Four years ago, on the fourth day of the fourth month of the year, Walter Scott was killed by North Charleston Police Officer Michael Slager. The entire nation turned to North Charleston as footage of the horrific shooting forced us, once again, to confront the painful relationship between people of color and the police entrusted to serve us. As we look back on what’s changed since that fateful day, it’s clear that far too much has stayed the same.
Individual accountability for Mr. Scott’s murder represents one of the few positive developments in recent years. The North Charleston Police Department (NCPD) fired officer Slager and settled a civil suit with Mr. Scott’s family worth over $6 million. After a mistrial in state court, former officer Slager entered a guilty plea in federal court and received a sentence of 20 years, becoming one of the very rare cases where a law enforcement officer has been convicted for killing a civilian.
Unfortunately, systemic accountability has been more difficult to secure. A review of data from four years ago shows that Black residents were disproportionately stopped by North Charleston police. They comprise 47 percent of the population but account for around 60 percent of traffic stops each year since 2015. In response to Mr. Scott’s death and these startling statistics, the NAACP Legal Defense Fund (LDF) hosted townhalls with the ACLU of South Carolina, North Charleston Branch NAACP, and Community Resource Center. Hundreds of residents showed up for the opportunity to tell their stories of being stopped and mistreated by officers in North Charleston and Charleston alike. North Charleston leaders sent letters to the U.S. Department of Justice’s (DOJ) Civil Rights Division asking for a civil rights investigation. The Charleston Area Justice Ministry (CAJM) held actions with hundreds of participants that called on the leadership of both North Charleston and Charleston to open themselves up to external, independent assessments for racial bias that would make transparent the policies and practices; offer recommendations for improvement; and engage the community in truly meaningful ways to build trust. Federal and local leaders initially ignored these demands.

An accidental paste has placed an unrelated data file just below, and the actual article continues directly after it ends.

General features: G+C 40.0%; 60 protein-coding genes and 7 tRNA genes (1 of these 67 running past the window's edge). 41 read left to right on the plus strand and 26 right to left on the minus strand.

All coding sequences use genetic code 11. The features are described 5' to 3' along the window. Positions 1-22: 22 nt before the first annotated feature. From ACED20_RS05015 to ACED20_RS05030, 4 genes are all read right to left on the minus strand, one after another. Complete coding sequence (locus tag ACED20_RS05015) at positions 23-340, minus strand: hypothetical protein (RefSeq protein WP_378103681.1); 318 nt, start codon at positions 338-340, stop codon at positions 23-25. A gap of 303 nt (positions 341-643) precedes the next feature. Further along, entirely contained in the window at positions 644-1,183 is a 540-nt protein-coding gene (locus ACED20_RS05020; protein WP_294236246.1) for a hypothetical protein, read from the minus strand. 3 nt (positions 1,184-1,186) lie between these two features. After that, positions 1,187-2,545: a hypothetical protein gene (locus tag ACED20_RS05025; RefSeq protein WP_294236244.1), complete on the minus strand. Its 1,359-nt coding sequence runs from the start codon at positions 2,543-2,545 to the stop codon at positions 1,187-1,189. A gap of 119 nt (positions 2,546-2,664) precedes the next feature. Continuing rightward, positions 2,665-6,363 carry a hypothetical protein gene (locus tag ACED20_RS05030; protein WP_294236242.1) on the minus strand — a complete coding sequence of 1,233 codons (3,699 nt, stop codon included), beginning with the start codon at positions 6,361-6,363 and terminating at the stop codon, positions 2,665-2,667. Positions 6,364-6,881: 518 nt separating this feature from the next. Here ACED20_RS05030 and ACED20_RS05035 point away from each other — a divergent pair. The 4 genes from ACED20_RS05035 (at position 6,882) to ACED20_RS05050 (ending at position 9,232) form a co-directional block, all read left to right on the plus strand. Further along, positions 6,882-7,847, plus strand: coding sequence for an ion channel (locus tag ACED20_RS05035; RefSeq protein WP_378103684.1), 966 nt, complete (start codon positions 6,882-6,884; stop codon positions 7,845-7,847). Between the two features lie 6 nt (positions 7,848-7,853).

Read the entire op-ed here.